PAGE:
Standard: http://auberins.com/index.php?main_page=pr...&products_id=44

    Extra Precision: http://auberins.com/index.php?main_page=pr...&products_id=42

    Obviously, equalising temperature within the bath becomes more important for higher real precision, but with forced circulation (or at least a bubbler), is there any practical value in going the extra $50?

    Incidentally, I wouldn't advise anyone to think they can drop the temperature in a thermostatically-controlled oven by opening the door... all that happens is that more heat is called up to make good the heat losses out at the door...  :wink: and the heating process in the oven is actually intensified! It was different in the very old days before thermostats ...

    Thank you for those sites. They seem to have more info than the other one and seem to have done some homework on what it works best with. I'm impressed.

  9. There is a device called sous vide magic which controls a crock pot or a rice cooker and keeps it at whatever temp. you set it at. This combined with a foodsaver or whatever will give you great results for home. This can be had for less than 300 dollars. It will also accomplish 90% of the things that you would want to do with sous vide.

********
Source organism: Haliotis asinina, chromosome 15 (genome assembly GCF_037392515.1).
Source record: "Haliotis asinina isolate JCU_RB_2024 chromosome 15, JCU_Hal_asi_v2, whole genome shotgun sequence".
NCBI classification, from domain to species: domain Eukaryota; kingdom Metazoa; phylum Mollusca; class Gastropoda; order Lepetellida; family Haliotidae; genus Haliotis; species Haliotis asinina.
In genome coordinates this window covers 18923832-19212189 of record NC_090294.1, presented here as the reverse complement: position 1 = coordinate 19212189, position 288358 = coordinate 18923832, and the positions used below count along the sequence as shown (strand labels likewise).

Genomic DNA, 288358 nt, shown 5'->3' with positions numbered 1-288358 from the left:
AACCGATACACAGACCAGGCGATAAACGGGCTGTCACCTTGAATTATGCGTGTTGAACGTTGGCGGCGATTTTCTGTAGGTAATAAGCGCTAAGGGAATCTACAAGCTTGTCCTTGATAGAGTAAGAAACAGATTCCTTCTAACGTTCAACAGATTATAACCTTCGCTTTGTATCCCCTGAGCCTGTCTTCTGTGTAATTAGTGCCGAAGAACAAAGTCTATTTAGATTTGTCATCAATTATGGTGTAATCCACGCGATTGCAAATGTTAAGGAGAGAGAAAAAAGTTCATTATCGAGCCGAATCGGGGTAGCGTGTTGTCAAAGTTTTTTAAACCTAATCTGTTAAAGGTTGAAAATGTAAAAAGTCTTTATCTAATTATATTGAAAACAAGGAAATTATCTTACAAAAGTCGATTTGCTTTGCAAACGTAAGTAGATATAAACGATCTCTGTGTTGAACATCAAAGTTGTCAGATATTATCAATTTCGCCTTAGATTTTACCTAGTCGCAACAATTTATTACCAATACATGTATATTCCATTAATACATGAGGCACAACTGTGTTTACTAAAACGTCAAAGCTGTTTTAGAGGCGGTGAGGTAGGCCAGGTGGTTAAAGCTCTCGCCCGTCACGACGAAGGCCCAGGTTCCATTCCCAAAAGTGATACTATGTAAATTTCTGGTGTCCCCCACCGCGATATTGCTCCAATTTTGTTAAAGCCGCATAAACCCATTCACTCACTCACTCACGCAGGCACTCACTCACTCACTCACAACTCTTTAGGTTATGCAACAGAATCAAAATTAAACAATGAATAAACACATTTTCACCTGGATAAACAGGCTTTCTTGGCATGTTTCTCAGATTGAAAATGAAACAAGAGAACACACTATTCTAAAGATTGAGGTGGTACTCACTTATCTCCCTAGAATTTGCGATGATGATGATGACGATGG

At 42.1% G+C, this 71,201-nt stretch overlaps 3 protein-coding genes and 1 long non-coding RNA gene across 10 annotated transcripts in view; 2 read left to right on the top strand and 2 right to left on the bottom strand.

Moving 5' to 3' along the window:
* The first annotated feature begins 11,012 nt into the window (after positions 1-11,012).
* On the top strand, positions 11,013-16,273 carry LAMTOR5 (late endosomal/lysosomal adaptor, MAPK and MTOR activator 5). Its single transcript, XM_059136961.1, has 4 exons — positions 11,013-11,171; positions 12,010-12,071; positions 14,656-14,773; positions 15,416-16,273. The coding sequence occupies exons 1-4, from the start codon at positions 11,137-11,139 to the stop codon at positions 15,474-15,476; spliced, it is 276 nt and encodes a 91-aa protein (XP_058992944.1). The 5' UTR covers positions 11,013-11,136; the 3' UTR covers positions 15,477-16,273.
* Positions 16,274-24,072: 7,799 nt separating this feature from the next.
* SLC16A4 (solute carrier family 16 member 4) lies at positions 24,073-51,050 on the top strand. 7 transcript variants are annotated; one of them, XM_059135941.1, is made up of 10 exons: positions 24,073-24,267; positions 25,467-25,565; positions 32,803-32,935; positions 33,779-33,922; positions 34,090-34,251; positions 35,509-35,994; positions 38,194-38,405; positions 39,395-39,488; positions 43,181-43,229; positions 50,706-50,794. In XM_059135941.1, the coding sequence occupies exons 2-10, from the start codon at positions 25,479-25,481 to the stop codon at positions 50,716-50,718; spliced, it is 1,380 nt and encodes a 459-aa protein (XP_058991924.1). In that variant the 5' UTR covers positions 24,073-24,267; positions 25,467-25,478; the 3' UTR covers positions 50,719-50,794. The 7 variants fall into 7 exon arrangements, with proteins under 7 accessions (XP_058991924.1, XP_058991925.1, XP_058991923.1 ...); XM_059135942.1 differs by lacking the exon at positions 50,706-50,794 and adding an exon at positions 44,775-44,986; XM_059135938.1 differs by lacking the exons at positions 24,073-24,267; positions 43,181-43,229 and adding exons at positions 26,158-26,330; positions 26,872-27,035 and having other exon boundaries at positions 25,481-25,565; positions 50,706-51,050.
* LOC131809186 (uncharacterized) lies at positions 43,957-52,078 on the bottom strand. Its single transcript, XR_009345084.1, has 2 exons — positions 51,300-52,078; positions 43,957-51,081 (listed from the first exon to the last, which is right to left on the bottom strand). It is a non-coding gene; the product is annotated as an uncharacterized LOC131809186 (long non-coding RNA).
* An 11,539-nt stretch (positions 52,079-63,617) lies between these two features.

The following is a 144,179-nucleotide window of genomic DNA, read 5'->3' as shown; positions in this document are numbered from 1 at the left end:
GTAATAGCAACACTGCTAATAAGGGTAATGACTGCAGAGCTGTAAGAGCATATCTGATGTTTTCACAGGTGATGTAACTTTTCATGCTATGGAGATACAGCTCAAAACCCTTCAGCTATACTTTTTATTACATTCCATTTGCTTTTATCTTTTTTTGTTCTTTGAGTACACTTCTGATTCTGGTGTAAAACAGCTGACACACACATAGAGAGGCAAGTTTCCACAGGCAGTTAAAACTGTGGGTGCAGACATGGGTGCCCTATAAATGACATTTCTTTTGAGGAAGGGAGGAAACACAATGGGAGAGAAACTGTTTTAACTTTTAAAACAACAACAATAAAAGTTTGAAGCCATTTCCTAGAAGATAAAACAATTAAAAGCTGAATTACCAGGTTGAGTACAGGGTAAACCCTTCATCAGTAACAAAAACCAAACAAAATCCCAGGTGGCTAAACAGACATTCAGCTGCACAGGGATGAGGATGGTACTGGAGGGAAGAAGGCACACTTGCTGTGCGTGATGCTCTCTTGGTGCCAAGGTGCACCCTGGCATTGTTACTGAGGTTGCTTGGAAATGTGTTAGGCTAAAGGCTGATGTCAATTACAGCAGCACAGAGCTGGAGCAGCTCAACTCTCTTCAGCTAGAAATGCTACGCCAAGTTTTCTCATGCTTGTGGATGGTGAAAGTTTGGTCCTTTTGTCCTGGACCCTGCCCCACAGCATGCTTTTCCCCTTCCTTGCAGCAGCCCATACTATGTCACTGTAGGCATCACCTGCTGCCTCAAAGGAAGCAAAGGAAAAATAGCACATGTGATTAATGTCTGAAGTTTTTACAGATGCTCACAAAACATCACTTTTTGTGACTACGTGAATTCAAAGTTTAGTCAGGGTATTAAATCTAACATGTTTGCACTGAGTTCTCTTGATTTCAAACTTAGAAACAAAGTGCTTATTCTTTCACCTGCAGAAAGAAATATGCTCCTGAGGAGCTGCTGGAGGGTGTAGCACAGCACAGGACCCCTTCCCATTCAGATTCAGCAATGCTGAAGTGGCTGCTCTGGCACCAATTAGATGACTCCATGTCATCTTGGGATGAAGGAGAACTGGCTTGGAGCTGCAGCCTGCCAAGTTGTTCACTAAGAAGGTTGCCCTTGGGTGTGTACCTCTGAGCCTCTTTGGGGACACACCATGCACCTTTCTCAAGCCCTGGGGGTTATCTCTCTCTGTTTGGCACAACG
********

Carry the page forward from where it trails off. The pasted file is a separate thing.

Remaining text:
Thank you thank you thank you. Did a little googling and found the site. Looks like the answer to a maiden's prayer.

    I now realize I could have got this info from the regular sous vide thread, but 2,200 replies were a bit daunting, especially when I didn't have a clue what they were talking about.

    A little more educated now, thanks to you guys and gals.

    Again, thank you

    Bill

  10. Thanks to all. I have a foodsaver, hence my interest in sous-vide. Also a digital thermometer. At the moment I am monitoring my slow-cooker temp with just water in it. It is on "warm" now but will test the low and high as well. Think the high will be to hot. It boils everything...Will be interesting

    Eat your heart out Keller :raz:

    Bill

  11. I am thinking of getting a Chroma knife. The Chinese cleaver. I am intrigued by the handle, but do not have anywhere where I can look at it except on line. Does anybody have any one of the Chroma knives, and if so is the handle comfortable? Also is the steel half-way decent?

    Thanks

    Bill

  12. I am fascinated by the sous vide process, but one thing that makes me hesitate, is that I have heard you have to keep the temperature accurate within a 1/10 of a degree for safe and positive results. Without buying a mega-dollar lab cooker, how is this accomplished in the home, or is it even necessary to be that accurate?

    Bil

    I wanted to put this in with the other sous vide section, but it ended here. don't know how to move it. First time post (Newbie :rolleyes: )l

×
×
  • Create New...